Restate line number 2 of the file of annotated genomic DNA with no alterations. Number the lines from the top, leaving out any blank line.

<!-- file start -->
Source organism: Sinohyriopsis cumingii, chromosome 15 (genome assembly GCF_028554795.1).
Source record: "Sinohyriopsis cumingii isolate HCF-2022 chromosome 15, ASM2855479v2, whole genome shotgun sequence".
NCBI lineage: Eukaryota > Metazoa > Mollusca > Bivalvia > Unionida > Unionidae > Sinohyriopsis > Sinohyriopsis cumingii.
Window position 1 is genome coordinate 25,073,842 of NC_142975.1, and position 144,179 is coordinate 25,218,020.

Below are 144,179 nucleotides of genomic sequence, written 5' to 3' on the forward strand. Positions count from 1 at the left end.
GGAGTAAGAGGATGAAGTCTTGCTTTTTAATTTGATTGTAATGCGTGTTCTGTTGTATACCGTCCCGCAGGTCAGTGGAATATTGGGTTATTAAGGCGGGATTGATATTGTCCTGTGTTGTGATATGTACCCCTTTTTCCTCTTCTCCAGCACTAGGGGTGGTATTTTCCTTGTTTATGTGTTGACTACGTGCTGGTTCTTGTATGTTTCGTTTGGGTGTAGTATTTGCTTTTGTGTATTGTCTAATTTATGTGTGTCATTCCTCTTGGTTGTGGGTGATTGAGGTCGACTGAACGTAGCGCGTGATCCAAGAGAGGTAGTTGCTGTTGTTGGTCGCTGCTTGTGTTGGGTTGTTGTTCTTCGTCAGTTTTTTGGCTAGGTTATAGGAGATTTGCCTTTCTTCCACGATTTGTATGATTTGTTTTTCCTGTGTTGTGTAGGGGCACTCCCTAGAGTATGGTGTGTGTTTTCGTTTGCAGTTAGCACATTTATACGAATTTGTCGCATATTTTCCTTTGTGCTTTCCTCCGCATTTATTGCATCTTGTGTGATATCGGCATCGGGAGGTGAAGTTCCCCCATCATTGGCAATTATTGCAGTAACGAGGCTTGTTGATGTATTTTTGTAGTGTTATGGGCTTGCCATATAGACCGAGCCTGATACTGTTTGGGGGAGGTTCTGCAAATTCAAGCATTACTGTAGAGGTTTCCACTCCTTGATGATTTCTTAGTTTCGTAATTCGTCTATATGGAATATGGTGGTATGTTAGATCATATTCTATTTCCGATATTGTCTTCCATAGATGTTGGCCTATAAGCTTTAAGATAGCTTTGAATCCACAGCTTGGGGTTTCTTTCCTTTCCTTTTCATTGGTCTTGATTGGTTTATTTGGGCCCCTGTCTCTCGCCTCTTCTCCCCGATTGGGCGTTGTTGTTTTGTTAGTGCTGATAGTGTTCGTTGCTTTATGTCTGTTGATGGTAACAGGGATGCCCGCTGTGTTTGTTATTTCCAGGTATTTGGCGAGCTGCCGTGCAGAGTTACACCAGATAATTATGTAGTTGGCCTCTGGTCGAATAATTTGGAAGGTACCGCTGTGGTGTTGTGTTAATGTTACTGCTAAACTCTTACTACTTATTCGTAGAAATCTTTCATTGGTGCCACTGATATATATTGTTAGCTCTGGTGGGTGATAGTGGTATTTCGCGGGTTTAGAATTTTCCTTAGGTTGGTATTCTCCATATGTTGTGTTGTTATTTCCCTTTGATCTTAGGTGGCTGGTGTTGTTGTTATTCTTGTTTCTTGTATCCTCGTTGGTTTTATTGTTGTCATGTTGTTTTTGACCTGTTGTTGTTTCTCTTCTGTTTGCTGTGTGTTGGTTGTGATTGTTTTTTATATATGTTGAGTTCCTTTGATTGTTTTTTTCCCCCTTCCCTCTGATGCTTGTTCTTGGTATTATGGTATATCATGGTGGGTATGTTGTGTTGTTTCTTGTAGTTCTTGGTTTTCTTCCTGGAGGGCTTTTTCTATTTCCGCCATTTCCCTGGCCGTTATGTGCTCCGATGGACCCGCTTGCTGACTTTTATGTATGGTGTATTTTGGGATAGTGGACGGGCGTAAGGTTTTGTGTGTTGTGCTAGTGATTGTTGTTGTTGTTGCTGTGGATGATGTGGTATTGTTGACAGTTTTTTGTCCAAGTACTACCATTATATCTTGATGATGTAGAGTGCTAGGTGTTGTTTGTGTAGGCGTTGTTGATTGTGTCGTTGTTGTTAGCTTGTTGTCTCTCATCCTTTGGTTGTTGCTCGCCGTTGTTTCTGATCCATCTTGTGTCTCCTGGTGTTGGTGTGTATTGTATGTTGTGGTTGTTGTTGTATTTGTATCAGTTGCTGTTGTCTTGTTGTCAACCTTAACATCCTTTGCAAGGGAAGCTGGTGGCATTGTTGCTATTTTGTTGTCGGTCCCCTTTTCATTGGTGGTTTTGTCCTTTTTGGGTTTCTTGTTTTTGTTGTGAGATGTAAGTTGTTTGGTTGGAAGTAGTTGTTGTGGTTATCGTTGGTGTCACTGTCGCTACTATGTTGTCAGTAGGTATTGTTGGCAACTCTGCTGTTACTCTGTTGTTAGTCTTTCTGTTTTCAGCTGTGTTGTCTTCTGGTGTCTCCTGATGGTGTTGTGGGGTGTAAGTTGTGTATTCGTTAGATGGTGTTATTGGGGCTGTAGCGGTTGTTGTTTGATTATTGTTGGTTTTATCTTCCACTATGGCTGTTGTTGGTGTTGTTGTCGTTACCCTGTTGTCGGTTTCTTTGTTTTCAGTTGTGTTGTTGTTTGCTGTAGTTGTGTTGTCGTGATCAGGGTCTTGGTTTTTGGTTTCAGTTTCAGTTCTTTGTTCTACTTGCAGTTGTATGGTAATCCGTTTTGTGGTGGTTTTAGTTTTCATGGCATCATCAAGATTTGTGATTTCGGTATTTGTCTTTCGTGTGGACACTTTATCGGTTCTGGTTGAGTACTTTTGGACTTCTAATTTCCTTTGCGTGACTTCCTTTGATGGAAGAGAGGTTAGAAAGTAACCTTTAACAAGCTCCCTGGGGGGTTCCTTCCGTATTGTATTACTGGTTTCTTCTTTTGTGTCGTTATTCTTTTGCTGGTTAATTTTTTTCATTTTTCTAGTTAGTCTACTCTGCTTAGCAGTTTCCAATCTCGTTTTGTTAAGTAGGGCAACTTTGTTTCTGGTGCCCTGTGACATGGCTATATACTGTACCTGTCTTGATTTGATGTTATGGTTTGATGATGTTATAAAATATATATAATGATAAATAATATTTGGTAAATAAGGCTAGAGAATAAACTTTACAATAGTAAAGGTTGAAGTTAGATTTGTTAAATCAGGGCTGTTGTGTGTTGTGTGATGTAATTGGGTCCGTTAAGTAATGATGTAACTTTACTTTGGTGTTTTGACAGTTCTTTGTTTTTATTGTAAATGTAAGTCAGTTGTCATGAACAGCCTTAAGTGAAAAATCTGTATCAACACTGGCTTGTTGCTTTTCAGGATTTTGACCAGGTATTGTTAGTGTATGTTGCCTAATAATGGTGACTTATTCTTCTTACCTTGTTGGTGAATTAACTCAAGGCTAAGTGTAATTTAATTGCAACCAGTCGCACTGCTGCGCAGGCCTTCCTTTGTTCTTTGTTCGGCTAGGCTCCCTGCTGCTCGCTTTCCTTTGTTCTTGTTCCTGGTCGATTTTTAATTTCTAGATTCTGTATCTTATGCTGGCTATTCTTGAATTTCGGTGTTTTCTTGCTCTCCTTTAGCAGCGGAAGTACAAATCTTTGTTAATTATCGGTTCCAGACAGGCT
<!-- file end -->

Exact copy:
Source record: "Sinohyriopsis cumingii isolate HCF-2022 chromosome 15, ASM2855479v2, whole genome shotgun sequence".